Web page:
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From "Corby Page" <>
Subject Re: [DbUtils]Making the BeanHandler... Even Smarter
Date Mon, 01 Dec 2003 18:32:12 GMT
Hmmm... I'm curious what the use case contexts are that people are using
DbUtils in. I'll give you mine:

I am working in an enterprise development environment where application
developers are far removed from the DBA's that maintain the legacy
databases. The database and table structures of these databases are more
complicated than what can be handled with O-R mapping tools like Hibernate
or CMP. So, I like using DbUtils in places where I need finer-grained
control over persistence mapping than what I can get from existing O-R

In my environment, it is untenable to assume that database columns are
always going to exactly match the datatype and name of their associated
JavaBean properties. So, offering some ability to customize this would be
an appealing feature of the library for me.

David and Juazos both suggested that I place the select cause in a property
or string to be shared by DAO's finders. But that relies on the simplistic
assumption that every single select method will want to retrieve all of the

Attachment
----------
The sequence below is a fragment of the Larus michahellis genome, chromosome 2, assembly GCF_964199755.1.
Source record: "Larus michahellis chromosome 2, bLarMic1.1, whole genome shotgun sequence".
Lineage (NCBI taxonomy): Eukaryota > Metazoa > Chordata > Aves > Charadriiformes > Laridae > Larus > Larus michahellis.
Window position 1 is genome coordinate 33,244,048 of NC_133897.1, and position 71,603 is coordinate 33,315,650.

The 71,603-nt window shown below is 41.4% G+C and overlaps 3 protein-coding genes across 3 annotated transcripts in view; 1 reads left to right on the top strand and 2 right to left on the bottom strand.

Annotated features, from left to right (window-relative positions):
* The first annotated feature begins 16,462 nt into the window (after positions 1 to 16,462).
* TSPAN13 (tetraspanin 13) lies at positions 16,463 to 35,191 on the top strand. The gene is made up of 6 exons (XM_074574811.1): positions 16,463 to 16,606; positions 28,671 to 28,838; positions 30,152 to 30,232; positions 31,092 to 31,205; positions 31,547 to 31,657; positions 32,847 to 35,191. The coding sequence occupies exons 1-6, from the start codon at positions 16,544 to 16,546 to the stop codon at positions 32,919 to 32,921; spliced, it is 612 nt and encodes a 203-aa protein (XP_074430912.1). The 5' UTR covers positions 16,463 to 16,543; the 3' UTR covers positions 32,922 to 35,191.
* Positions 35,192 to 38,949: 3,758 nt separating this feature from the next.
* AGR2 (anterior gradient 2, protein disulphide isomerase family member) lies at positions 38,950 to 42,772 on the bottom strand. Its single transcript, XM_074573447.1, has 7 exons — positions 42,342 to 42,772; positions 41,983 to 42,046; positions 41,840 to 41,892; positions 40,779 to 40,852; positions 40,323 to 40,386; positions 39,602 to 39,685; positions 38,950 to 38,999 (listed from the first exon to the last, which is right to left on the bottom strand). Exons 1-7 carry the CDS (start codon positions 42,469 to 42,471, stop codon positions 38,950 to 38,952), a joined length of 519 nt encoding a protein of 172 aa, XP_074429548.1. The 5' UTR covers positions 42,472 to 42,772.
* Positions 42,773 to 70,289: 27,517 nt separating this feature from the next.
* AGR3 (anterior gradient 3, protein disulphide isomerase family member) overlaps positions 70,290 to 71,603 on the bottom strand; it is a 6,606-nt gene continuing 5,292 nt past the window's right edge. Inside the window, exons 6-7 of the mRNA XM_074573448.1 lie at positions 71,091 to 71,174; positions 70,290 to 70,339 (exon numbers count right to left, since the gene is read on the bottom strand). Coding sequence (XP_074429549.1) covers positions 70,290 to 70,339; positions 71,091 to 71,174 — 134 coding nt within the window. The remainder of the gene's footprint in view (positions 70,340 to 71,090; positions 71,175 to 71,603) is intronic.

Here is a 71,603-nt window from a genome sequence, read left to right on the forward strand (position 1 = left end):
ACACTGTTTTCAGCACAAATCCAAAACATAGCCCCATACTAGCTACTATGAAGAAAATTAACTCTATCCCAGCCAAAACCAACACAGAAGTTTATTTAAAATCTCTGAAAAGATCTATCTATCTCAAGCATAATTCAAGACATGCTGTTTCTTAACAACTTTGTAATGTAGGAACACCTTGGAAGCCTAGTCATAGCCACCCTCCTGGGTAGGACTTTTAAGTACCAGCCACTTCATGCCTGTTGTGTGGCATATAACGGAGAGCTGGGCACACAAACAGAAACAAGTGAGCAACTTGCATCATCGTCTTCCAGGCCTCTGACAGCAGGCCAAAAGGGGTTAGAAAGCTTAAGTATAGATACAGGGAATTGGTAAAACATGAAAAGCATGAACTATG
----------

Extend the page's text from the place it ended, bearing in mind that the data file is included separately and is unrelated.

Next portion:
columns from the table. My DAO's frequently retrieve subsets of the columns
that will actually be used by the query, reducing critical serialization
overhead by as much as 75%. I suppose the alternative would be to define a
separate named select string for each column set that is retrieved by a
finder, but that puts me right back where I started.

David writes: "IMO, this feature is creeping towards framework status."

Fine, then let's not implement the feature. But let's at least make the
library flexible enough so that people who want the feature can implement
it. Hiding mapColumnsToProperties() as a private method of
BasicRowProcessor makes no sense, and it basically forces me to rewrite
BasicRowProcessor, rather than extending it, if I want to change the
behavior. In turn, this will make migration to later versions of DbUtils
more painful for me.

David writes: "Using an SQL 'AS' is simpler and clearer than writing Java
code which forces you to maintain information about your queries in two
separate places, needlessly complicating things."

I am using DbUtils in a large enterprise application, and the reason I
brought this up is because it is getting to the point where it is not
simpler or clearer. I think it makes sense to give users the option of
which approach they would like to take.

Anyway, I wanted to make my points and I'm happy to offer up patches to
implement any of these suggestions. Thanks again to the authors of a very
useful framework... err, library.  :)


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